I grew up in a slum and was abused emotionally and physically, yet my experiences are not as much as my passion. I will admit that as a teenager I was forced to grow up quickly by being abused and deciding to keep quiet about it and that was my personal experience.
Those experiences motivated me and overcoming those challenges made me pay extra attention to teenagers and wanting to always help them anyway I can.
How did your interest in writing begin?
It all started as a blog and I also trained as a journalist. So, after many years in the banking industry, I decided to take a break for my kids and my passion for writing took over.
From blogging, I started getting responses from teenagers mostly asking about sex, relationship and dating. That’s how I started doing one project after the other and this took care of so many questions bordering on relationships.
I started out as a journalist, as I said earlier. I studied mass communication in the university and worked as a journalist with the print media then.
I also worked in the banking sector for about eight years. My banking journey took me back to my first love, which was journalism.
It was at that point that I started blogging about relationship, love, sex and marriage. This eventually gave birth to the Teen Project under the NGO umbrella called Heartminders Societal Advancement Initiative (HSAI).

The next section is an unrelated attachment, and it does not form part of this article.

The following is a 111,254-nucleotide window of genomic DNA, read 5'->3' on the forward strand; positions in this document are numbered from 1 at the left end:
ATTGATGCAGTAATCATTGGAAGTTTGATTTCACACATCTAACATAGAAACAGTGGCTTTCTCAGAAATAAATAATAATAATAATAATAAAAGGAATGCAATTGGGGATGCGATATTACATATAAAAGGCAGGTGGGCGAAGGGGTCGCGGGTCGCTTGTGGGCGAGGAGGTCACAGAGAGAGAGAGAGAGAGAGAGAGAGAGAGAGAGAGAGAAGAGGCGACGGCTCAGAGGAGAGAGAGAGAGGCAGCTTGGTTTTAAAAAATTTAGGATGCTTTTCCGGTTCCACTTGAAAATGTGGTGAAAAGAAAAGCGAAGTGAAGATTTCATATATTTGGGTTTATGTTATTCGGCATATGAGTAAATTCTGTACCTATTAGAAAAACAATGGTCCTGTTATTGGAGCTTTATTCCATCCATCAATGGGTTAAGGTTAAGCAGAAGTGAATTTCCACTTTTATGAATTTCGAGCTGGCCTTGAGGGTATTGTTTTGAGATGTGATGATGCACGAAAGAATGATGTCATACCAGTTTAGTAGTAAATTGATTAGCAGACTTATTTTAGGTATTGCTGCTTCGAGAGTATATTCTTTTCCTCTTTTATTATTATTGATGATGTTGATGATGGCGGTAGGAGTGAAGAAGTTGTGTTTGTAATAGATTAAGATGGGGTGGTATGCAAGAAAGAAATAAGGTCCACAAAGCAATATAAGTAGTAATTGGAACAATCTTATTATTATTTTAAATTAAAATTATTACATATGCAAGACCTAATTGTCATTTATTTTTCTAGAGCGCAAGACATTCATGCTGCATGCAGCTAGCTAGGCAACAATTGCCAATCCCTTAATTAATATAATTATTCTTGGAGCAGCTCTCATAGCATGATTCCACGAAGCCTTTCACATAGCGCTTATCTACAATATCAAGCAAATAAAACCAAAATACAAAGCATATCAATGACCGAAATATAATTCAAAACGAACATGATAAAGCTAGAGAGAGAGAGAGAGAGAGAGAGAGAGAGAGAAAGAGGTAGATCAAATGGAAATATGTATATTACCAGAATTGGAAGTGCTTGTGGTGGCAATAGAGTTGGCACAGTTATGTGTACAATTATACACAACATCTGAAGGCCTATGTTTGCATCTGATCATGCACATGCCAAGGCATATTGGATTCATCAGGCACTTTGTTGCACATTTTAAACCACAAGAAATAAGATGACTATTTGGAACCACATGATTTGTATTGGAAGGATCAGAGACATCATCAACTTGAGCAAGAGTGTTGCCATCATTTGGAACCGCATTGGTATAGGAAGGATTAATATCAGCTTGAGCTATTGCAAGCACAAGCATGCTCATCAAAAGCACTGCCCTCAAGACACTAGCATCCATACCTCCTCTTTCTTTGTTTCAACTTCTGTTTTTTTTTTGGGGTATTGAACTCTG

What do you consider as some of the achievements over the years?
In the past four years, we have been able to mentor about 17,000 teenagers in different secondary schools across Lagos (both public and private schools) and about 350 girls in our one-on-one mentoring programmes.
We have also handled rape and sexual abuse cases, some of which have been referred to experts on the field and relevant agencies. Apart from all this, we have also run ads and campaigns against rape that have received commendations from the state government.
But what really means the world to me is getting calls from time to time from teenagers thanking us for reaching out to them and helping them in one way or the other, which means we’re doing things right.
What are some of the challenges encountered?
The first is that we have had to confront inadequate information and data which can form the basis of effective planning for out-of-school teenagers.
Secondly, I would say, is the mindset of people on the subject, ‘sex and sexuality’. If parents and guardians are on the same page and agree to discuss these issues with their wards, then we will have less awkwardness treating this topic.
This also means that breaking the silence of abuse will be less complicated.
Finance is also a major challenge because NGOs need money for operations. The truth of the matter is that there is no direct correlation with the work and income.
This is unlike a for-profit company where the work you do is directly sold for revenue, the correlation between raising money and solving problems is very little. So NGOs have to put resources on creating successful media campaigns, getting the right connections, filling tons of forms and paperwork for grants, aid and taxation.